The title of what Chancellor Rishi Sunak announced yesterday, ‘Job Support Scheme’, flatters to deceive. The key thing to be aware of is that employers are being asked to pay one-third of the topping up of a worker’s wage who has been moved from full-time to part-time hours, which many of them are not going to be willing to do since they will be paying them not to be at work. Perversely, there is actually a financial detriment for bosses to move to shorter-time work through this scheme.
“For example, under this approach it would cost an employer 33 per cent more to employ two people half-time on the Job Support Scheme than it would to employ one person full-time (at an assumed salary of £17,000 a year),” the Resolution Foundation finds.
It gets a bit more complex than that, because running alongside this scheme is the £1,000 Job Retention Bonus, so there will be a lot of companies getting their calculator’s out to determine whether the Bonus subsidy is of a greater value than what is lost from going down the Job Support Scheme route. But the Job Retention Bonus ends at the end of January, while the Job Support Scheme runs until April, so that calculation is only relevant for three short months. Plus, employers don’t have to place workers in the Job Support Scheme: they could cut their hours, take the Bonus, and not bother with the Scheme at all because it adds to their costs. Take-up of JSS is not going to be anything like Furlough, it’s not even in the same league.
It’s impossible to interpret what Sunak is up to as anything other than cynical. With a second wave emerging, he wants to appear to be continuing to offer serious financial protection to save jobs, while in practise knowing full well that he is easing workers towards the cold, hard reality of redundancy. We perhaps underestimated the Chancellor’s Schumpeterian instincts on Source Direct yesterday: the scheme being closed off to “non-viable jobs” suggests the Treasury is indeed thinking now is the time to pressure many workers to look elsewhere for work, without actually creating those new job opportunities through massive public works schemes which are yet to appear.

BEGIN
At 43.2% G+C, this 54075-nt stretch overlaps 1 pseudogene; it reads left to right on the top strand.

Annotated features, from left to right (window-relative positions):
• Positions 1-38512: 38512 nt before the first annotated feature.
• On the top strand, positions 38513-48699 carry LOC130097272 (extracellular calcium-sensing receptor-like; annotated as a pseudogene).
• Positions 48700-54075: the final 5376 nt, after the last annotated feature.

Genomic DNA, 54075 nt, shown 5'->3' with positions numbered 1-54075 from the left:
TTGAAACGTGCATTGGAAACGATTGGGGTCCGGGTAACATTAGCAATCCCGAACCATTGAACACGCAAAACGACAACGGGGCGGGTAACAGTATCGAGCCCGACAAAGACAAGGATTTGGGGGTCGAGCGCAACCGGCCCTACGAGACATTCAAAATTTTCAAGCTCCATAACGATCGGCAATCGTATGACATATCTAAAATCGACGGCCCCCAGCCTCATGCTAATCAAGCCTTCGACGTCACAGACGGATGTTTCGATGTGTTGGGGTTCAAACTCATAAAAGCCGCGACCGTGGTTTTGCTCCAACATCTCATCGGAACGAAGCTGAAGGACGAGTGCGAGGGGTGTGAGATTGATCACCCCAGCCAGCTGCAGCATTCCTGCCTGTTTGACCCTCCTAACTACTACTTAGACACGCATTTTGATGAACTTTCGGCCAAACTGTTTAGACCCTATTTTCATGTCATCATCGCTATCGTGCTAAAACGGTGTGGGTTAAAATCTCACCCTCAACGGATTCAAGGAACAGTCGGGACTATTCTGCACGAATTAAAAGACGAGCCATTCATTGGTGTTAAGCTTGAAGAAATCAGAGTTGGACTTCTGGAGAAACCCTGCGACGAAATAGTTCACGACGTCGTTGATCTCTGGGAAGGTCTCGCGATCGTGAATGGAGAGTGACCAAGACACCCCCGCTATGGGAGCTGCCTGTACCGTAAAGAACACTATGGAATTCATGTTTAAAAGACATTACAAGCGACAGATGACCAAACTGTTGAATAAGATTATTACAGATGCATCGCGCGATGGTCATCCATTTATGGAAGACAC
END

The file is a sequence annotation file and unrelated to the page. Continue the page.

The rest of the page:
The real kick in the teeth is that there was no long-term increase in Universal Credit announced yesterday. The ‘Coronavirus boost’ to welfare payments is still coming to an end in April next year. So for a single person aged 25 or over, the standard amount they are getting now a month is a measly £409.89, but that will fall next April to just £323.33. This is the nasty party at work.
Already, the Next boss, Lord Wolfson, is out of the traps, mimicking the government’s language: hundreds of thousands of retail jobs are “unviable”, he said.
“I wouldn’t want to underestimate the difficulty that is going to cause a lot of people who work in retail, I think it’s going to be very uncomfortable,” he added.
Yeah, but not uncomfortable for you, Lord Wolfson. This is what asymmetric class war looks like: politicians and business leaders line up to tell low-income workers that unemployment and poverty are inevitable, and in lieu of any co-ordinated resistance and alternative offered by the other side, it looks like common sense. But of course Next and other corporate giants are still getting hand-outs: 60 per cent of firms which got dirt-cheap loans through the Bank of England’s Corporate Covid Financing Facility have laid off workers since the crisis began, while continuing to pay out dividends to shareholders.
Mass unemployment is not inevitable. Jobs can be created to replace retail work, ones that are more socially useful. Whatever big numbers they throw out about the size of public debt, the government still has plenty of financial fire-power to create jobs if it wanted to use it. Sunak has decided not to: he’s made an active choice to swell the dole queues.
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